Photostability to ultraviolet radiation may have played a key role in the natural selection of the nucleic and amino acid building blocks during the prebiotic era [10,21,22,23], and provides a major driving force for understating photoinduced processes in these biomolecules. Four contributions in this Special Issue investigate the electronic relaxation mechanisms in nucleic and amino acid derivatives. Röttger, Temps, and co-workers [24] examine the excited-state dynamics of the nucleotide xanthosine monophosphate in its neutral and deprotonated forms in aqueous solutions by using a combination of fluorescence up-conversion and transient absorption spectroscopy techniques with femtosecond time resolution. Gustavsson, Markovitsi, and co-workers [25] report on the time-resolved fluorescence decay and fluorescence anisotropy measurements of seven mono-, di-, and tri-methylated xanthine derivatives in water and in methanol. Kohler and co-workers [26] study the excited-state dynamics of melamine (a proto-nucleobase) and its lysine derivatives by using time-resolved infrared spectroscopy. Mališ and Došlić [27] present a comparative computational investigation concerning the excited-state dynamics of three neutral model peptides containing the phenylalanine residue, with a focus on the role that chemical substitution and solvation play on their nonradiative relaxation pathways.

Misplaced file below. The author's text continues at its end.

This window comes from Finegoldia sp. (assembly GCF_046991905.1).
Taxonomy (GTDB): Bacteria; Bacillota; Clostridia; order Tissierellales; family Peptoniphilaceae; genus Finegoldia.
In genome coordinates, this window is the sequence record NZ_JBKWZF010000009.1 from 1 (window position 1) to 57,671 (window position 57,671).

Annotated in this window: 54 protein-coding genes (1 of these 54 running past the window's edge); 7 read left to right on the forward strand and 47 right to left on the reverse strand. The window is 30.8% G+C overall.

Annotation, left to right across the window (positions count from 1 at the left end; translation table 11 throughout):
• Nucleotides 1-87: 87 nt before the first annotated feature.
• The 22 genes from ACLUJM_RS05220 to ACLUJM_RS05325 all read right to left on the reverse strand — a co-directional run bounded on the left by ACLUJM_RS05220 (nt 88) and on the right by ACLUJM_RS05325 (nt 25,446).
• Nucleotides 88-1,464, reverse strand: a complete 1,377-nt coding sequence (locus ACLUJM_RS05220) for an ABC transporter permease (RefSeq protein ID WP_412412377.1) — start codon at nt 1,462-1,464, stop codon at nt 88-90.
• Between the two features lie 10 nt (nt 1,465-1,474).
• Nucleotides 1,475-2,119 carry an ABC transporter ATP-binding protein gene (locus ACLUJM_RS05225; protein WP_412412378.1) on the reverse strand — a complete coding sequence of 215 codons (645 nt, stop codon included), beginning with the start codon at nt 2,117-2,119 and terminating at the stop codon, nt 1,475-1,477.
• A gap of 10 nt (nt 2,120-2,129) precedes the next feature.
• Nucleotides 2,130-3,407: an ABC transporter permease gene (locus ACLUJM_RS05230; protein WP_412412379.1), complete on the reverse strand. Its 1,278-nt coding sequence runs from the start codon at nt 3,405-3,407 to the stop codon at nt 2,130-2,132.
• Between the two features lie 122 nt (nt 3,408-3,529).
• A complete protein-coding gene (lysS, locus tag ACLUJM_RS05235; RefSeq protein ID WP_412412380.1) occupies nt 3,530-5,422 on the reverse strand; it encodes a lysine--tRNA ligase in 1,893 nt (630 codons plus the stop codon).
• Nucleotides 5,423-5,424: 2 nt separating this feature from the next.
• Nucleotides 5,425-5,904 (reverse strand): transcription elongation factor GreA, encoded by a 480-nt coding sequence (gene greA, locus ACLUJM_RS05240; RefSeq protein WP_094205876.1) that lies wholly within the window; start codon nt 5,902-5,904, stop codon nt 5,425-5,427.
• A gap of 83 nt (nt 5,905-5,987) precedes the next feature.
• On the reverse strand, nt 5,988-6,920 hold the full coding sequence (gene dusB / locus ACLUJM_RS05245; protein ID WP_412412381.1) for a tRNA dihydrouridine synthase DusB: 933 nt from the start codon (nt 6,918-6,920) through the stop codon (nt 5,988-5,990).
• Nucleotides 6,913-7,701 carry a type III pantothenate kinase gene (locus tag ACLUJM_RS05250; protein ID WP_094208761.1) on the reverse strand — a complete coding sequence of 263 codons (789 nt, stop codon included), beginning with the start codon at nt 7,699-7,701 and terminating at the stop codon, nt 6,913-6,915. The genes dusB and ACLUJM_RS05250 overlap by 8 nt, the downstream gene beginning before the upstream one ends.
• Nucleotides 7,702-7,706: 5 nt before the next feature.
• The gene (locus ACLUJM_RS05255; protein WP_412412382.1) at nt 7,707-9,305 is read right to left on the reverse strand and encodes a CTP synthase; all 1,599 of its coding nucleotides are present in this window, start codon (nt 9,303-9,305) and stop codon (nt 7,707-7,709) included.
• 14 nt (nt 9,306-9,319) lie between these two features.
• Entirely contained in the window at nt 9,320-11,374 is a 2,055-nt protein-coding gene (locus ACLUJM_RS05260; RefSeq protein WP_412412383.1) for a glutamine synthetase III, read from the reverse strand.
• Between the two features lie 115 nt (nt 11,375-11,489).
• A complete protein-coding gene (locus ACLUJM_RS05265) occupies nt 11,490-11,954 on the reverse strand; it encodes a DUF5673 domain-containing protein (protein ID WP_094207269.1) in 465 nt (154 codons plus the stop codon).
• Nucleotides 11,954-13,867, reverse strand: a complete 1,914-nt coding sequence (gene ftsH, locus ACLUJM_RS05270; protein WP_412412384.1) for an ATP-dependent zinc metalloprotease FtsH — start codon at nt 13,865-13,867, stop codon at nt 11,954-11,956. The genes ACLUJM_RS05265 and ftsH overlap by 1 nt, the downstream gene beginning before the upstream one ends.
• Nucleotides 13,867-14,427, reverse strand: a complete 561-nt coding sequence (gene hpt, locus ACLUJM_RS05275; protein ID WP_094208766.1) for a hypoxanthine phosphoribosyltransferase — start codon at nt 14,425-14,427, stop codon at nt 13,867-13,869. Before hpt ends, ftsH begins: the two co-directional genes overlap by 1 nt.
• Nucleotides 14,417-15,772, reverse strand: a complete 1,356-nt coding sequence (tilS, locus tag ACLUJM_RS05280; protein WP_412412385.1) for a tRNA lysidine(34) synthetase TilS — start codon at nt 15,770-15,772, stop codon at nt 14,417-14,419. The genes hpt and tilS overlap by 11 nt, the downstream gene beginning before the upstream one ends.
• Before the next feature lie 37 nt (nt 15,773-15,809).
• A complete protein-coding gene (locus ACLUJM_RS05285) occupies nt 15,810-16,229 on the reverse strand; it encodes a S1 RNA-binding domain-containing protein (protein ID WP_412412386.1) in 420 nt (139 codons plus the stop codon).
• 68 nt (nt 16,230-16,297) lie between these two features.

Another major area of focus is to understand the photostability and photochemistry of the canonical nucleobases in isolation and when incorporated in DNA [28,29,30,31,32]. In their Perspective, González and co-workers [33] discuss some of the most crucial challenges associated with the simulation of the excited-state dynamics and product formation in DNA and in its building blocks. The authors summarize the most popular computational methodologies and approximations used in the field and propose alternative quantum-mechanical descriptions that can be used to increase accuracy in the simulation of photoinduced phenomena in these biomolecules. Wang and Chen [34] report on quantum-chemical/molecular-mechanical computations that map the singlet and triplet excited-state relaxation pathways for a stacked conformation between two adjacent thymine nucleobases in DNA oligomers, and compare the results with those obtained for the thymine nucleobase. The goal is to provide a mechanistic understanding for the observation that adjacent thymine nucleobases in DNA are able to minimize photodamage even though thymine–thymine photodimerization can occur in an ultrafast time scale [35,36,37]. Two contributions [38,39] provide new theoretical insights that aim at advancing our understanding of the electronic relaxation pathways in thymine. Segarra-Martí et al. [38] evaluate the effect of electron correlation in the optimization of geometries and in the description of the 1ππ* and 1nπ* potential energy hypersurfaces of the thymine nucleobase using complete active space second-order perturbation theory. Barbatti and co-workers [39] report on nonadiabatic dynamics simulations for the three lowest-energy excited singlet states of thymine, which are calculated using the algebraic diagrammatic construction to second order method. The authors aim at understanding the role that electron correlation plays in the electronic relaxation pathways of thymine and compare their predictions with experimental results that have been reported in the gas phase.